Remembering famous stadium demolitions - CBS46 News

Remembering famous stadium demolitions

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(Source: GWCC) (Source: GWCC)

After the Georgia Dome was imploded Monday morning, CBS46 wanted to take a look at stadiums throughout the U.S. that have been imploded to make way for a new one.

The Atlanta landmark has been home to many great events, and is the only venue to host the Super Bowl, NCAA Men's Basketball Final Four and the Summer Olympics. Sadly, we'll see it go on Monday, but before we do, let's remember some OTHER famous stadiums no longer with us. 

Shea Stadium, Flushing, New York

Historic Shea Stadium was the longtime home for the New York Metropolitans baseball team, but for a brief period in history, Shea was also the home to the New York Jets, New York Giants and the New York Yankees. Oh, and it was also the site where The Beatles kicked off their 1965 North American tour. 

St. Louis Arena, St. Louis, Missouri

The St. Louis Arena was home to the St. Louis Blues of the National Hockey League until 1994, and was widely known as one of the loudest arenas to play in. 

The Omni Coliseum, Atlanta, Georgia

The Highlight Factory was home to the Atlanta Hawks, hosting the Human Highlight Reel himself, Dominique Wilkins. The site also hosted the 1977 NCAA Division 1 Men's Basketball tournament and volleyball during the 1996 Summer Olympic Games.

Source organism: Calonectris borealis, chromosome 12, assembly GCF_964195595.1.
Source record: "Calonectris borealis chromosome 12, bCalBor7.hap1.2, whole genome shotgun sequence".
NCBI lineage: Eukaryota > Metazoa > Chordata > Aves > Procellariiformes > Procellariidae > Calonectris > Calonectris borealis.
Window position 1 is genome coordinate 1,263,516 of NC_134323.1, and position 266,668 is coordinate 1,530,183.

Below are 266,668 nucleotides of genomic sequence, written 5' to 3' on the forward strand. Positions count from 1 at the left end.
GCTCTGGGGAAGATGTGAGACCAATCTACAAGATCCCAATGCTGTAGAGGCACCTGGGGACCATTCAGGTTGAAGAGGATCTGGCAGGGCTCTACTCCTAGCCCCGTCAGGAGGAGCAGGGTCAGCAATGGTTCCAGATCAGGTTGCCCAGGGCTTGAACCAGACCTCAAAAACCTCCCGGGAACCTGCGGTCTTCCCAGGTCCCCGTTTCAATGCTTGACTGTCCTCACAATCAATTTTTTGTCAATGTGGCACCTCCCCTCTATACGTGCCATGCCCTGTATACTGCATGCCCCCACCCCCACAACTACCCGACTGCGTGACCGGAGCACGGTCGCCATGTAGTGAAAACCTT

Fulton County Stadium, Atlanta, Georgia

Home to both the Atlanta Braves and Atlanta Falcons, the Launching Pad was home to the Braves 1995 World Series victory, as well as Hank Aaron's historic 715th career home run. 

Texas Stadium, Arlington, Texas

Texas Stadium was home to America's Team, the Dallas Cowboys, for almost four decades before it was imploded and Jerry World was constructed. One weird fact, the hole in the roof was initially going to house a retractable roof, but the mechanism was too heavy for the roof to support. 

The Kingdome, Seattle, Washington

The Kingdome in Seattle was once home to the Seahawks, Mariners and SuperSonics. 

Yankee Stadium, The Bronx, New York

The House that Ruth Built needs no introduction, but one of the cathedrals of baseball once housed both the Yankees and Giants. Possibly one of the most revered and decorated stadiums in all of American sports was brought down to make room for the new Yankee Stadium. 

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